Laser cutting machines have come a long way since they first became available for commercial use. The current ones can easily adjust their operating parameters and cut through medium and thick plates of steel alloys like carbon steel. Even then, it’s not a guarantee that the laser will do a good job.
Let’s take a look at some of these problems and their solutions. When you need help with your laser cutting or other metal fabrication projects, contact the experienced team, ready to help, at Glenn Metalcraft.
Unfamiliarity With Cutting Parameters
Laser cutting is markedly different from plasma cutting. Five factors determine how the machine will cut the stainless steel for sheet metal fabrication. They include:
- Beam focus
- Beam power
- Gas feed rate
- Gas pressure
- Nozzle alignment
Modern machines are advanced enough to control the laser beam characteristics. The beam focus and power are crucial for cutting different types of steel alloys with diverse strengths, thicknesses, and grades.
The operating technicians will need to check on the other parameters, depending on the laser used. These include the centering of the nozzle, beam delivery system, and alignment.
Getting a good cut implies taking into context all the factors and adjusting them according to the material you are attempting to cut. While imperfections during steel fabrication are normal, it doesn’t mean you should tolerate them. Instead, familiarize yourself with the cutting parameters.
Being oblivious of these cutting parameters produces sheet metal with imperfections that could become costly.
Problems Brought About by Mixed Characteristics
While getting the right mix to these parameters is not exactly a science, they have to be in the right proportions; otherwise, various issues will arise. Stainless steel laser cutting is all about striking the right balance between the material heated by the laser beam and the gas flowing through the cut.
If not done right, the following common issues may appear.
Large Heat Affected Zones
Cutting metal requires energy, which converts to heat during the cutting process. By using a laser beam, heat is the medium for cutting steel. Since steel is a good heat conductor, the heat transmits away from the point of contact between the laser and the metal.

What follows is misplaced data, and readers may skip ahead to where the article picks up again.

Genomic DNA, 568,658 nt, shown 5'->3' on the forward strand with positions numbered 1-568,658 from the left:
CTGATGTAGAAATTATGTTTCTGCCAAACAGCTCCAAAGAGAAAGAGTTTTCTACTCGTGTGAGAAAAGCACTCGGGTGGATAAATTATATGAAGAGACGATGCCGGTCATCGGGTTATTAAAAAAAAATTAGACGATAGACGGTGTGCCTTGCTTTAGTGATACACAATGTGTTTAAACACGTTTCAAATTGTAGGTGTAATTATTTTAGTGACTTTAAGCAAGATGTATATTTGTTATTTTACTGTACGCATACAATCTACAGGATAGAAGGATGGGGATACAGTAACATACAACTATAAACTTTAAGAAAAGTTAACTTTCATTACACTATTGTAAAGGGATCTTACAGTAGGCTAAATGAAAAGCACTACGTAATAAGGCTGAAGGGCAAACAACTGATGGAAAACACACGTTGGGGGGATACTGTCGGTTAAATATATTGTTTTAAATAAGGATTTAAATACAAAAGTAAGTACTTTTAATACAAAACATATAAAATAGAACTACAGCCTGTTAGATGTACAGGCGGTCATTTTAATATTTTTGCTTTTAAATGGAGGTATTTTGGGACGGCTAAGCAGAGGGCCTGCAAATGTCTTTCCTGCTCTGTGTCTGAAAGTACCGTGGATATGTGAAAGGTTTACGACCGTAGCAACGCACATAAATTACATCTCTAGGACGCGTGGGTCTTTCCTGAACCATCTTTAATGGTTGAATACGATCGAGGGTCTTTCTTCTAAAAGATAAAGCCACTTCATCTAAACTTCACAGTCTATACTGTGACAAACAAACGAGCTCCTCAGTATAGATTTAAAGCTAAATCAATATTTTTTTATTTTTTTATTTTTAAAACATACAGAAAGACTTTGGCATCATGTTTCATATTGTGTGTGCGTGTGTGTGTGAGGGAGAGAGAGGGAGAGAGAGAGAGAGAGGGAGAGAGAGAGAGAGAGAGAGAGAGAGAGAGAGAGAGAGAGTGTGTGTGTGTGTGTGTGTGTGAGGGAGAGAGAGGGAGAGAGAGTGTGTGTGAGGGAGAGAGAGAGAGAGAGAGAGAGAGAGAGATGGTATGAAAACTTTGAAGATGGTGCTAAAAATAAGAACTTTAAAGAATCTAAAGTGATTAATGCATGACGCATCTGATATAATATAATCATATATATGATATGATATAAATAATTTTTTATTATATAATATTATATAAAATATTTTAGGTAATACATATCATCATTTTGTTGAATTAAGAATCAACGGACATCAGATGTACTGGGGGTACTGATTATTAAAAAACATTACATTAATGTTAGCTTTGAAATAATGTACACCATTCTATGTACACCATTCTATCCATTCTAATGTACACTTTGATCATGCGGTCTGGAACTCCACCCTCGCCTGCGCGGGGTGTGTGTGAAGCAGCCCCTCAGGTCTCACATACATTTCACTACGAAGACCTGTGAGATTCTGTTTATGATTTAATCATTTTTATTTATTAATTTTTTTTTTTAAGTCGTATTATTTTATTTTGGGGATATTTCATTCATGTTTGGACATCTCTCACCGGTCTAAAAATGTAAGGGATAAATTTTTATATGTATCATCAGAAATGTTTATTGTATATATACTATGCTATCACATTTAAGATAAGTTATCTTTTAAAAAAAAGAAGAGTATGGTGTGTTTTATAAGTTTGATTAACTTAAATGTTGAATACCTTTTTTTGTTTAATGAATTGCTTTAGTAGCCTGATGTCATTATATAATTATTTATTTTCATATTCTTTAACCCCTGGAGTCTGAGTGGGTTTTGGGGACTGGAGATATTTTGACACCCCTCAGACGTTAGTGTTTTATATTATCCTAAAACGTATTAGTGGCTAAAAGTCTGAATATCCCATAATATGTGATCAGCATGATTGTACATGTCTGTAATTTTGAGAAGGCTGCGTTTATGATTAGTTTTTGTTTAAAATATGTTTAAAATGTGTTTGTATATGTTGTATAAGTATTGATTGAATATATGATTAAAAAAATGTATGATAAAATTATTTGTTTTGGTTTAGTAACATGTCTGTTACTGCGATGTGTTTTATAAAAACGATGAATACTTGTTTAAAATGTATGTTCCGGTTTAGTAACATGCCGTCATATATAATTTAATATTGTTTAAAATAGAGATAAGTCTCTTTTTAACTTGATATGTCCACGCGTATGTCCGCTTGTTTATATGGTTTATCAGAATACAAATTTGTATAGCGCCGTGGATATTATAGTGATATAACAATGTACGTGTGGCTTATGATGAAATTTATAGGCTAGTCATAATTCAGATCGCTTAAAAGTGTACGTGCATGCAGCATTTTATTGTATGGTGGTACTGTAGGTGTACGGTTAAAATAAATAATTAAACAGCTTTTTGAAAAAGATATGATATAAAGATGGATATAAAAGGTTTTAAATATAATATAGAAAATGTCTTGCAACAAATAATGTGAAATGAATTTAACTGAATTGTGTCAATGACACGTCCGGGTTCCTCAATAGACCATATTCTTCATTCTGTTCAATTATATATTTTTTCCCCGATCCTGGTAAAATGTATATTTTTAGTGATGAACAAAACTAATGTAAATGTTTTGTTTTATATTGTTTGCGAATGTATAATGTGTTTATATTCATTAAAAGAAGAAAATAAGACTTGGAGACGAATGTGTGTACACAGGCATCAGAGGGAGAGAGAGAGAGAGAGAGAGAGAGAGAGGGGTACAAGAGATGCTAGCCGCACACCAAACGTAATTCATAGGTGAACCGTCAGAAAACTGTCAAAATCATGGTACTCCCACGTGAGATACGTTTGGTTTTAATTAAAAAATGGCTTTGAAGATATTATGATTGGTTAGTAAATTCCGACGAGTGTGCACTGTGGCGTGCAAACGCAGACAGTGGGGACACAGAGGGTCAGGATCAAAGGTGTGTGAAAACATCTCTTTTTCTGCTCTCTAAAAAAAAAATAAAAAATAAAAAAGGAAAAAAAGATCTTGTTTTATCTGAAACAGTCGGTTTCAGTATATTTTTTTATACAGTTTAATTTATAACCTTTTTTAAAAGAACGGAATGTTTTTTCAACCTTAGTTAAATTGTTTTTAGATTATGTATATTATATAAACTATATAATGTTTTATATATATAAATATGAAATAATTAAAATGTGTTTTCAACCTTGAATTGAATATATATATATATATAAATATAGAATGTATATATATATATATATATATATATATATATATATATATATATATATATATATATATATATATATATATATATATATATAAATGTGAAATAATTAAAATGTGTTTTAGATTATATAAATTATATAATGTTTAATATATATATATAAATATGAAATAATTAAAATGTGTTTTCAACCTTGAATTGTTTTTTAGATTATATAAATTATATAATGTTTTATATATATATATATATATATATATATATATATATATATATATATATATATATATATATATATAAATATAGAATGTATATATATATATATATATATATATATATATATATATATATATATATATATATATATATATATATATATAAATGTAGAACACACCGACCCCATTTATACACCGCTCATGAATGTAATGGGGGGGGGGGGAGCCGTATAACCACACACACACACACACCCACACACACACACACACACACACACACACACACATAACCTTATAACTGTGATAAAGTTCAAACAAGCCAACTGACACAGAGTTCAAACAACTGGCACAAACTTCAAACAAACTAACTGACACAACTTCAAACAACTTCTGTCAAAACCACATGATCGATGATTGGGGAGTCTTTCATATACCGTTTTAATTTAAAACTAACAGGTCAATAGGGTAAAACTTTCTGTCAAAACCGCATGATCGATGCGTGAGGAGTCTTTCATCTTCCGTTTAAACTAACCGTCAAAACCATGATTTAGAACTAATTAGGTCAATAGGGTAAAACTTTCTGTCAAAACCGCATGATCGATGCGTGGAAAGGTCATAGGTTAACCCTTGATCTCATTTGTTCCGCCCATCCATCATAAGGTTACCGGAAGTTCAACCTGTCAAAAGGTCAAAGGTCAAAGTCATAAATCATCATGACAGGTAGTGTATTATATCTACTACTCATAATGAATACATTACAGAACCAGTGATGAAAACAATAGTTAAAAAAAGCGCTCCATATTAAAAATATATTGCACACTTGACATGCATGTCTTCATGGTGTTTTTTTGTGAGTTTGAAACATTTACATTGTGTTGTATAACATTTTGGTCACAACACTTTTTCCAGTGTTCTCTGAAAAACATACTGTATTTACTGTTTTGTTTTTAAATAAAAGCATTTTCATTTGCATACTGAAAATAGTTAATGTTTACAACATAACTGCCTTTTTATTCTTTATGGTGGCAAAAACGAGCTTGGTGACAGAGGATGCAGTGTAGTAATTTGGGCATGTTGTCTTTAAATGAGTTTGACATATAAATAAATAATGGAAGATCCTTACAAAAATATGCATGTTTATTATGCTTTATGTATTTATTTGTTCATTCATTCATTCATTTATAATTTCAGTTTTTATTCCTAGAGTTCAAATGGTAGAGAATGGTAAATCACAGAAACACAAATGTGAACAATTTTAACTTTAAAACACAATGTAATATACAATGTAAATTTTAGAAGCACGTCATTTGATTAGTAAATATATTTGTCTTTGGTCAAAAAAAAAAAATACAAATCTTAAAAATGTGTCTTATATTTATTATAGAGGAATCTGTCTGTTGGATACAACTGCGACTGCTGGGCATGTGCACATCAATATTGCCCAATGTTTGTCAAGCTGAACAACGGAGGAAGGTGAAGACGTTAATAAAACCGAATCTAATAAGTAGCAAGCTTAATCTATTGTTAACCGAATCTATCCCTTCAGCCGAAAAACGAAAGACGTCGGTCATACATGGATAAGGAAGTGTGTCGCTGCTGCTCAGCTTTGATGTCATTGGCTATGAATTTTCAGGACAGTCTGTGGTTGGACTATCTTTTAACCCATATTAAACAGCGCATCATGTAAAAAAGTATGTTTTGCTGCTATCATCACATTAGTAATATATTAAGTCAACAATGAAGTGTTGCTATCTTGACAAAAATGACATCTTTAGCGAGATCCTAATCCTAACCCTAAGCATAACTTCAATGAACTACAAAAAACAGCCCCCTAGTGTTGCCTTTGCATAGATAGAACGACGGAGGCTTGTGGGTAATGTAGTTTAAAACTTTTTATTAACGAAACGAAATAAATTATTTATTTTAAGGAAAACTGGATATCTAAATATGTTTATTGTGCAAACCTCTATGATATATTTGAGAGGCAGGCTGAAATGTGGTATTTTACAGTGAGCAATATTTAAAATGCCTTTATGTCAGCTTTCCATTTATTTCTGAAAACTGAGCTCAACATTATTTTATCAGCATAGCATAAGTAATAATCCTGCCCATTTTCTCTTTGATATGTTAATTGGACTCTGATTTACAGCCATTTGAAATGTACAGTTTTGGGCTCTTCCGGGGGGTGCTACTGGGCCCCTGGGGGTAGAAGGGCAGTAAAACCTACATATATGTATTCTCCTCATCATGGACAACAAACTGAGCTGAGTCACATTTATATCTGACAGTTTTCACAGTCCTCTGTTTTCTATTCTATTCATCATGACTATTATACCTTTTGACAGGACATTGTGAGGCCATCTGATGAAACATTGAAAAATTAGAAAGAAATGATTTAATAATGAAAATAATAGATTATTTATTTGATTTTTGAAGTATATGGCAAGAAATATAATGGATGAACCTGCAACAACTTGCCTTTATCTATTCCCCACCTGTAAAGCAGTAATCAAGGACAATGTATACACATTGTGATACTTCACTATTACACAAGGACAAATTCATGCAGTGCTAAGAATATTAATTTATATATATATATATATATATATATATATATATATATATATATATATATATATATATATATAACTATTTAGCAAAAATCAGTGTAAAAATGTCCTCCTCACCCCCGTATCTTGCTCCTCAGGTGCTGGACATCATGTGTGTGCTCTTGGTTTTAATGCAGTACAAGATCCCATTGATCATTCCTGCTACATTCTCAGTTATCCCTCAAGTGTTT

A zone forms between the melted metal and the unaffected one during the process. In this area, the microstructure and metal strength are compromised. A large heat-affected zone (HAZ) signifies having a large area of potential weakness.
While laser cutting has the smallest heat-affected zone of all methods used to cut steel, it doesn’t eliminate the problem. The adequate gas flow between the cut and additional cooling can help reduce the formation of an HAZ.
Striations are periodic lines that pop up on the surface of a cut in waves. They are undesirable as they affect the final products‘ appearance, surface roughness, and precision. The formation of striations results from the melting and cooling process when the type of gas can influence the cutting method in use.
It’s impossible to get rid of striations, but decreasing them to a minimal size is possible. You can reduce striations by having a moderately adequate cutting speed. The minor temperature variation provides an almost even heating and melting phase.
Burrs are created as a laser cuts through the metal by melting the portion it is going over. The gas then pushes the molten metal from between the kerf, solidifying it under the sheet metal.
Burr formation is impacted by several things, including the sheet metal’s thickness and the type of gas employed. If using nitrogen, the beam is solely responsible for all the energy to melt the metal. Instead of utilizing oxygen, the gas interacts with the heated metal, resulting in an exothermic reaction. This brings about more heat, adding to burr formation.
Though melting the metal is the mechanism for cutting it, regulating the gas pressure is vital to ensuring a high-quality cut. Excess gas pressure is responsible for burr formation and the reason why when using oxygen, gas pressure is lower.
Considerations When Using Oxygen
You have to consider several things if you decide to cut carbon steel using oxygen. This is because oxygen results in an exothermic reaction, and the purity level becomes an influencing factor. Purity above 99.95% indicates that you can significantly increase cutting speed and improve production statistics.
The problem comes in when the purity drops, mostly when changing cylinders or switching to one with impurities such as Argon. When you introduce the new gas to the process, you have to change the controlled exothermic process, and the outcome is a reduction in cutting performance.
Looking For Innovative Solutions To Your Manufacturing Problems?
Then you’ve come to the right place. At Glenn Metalcraft, we specialize in precision metal works such as heavy gauge metal spinning, laser cutting, and plasma cutting. Request an estimate and see how we can partner to solve your metal fabrication problems.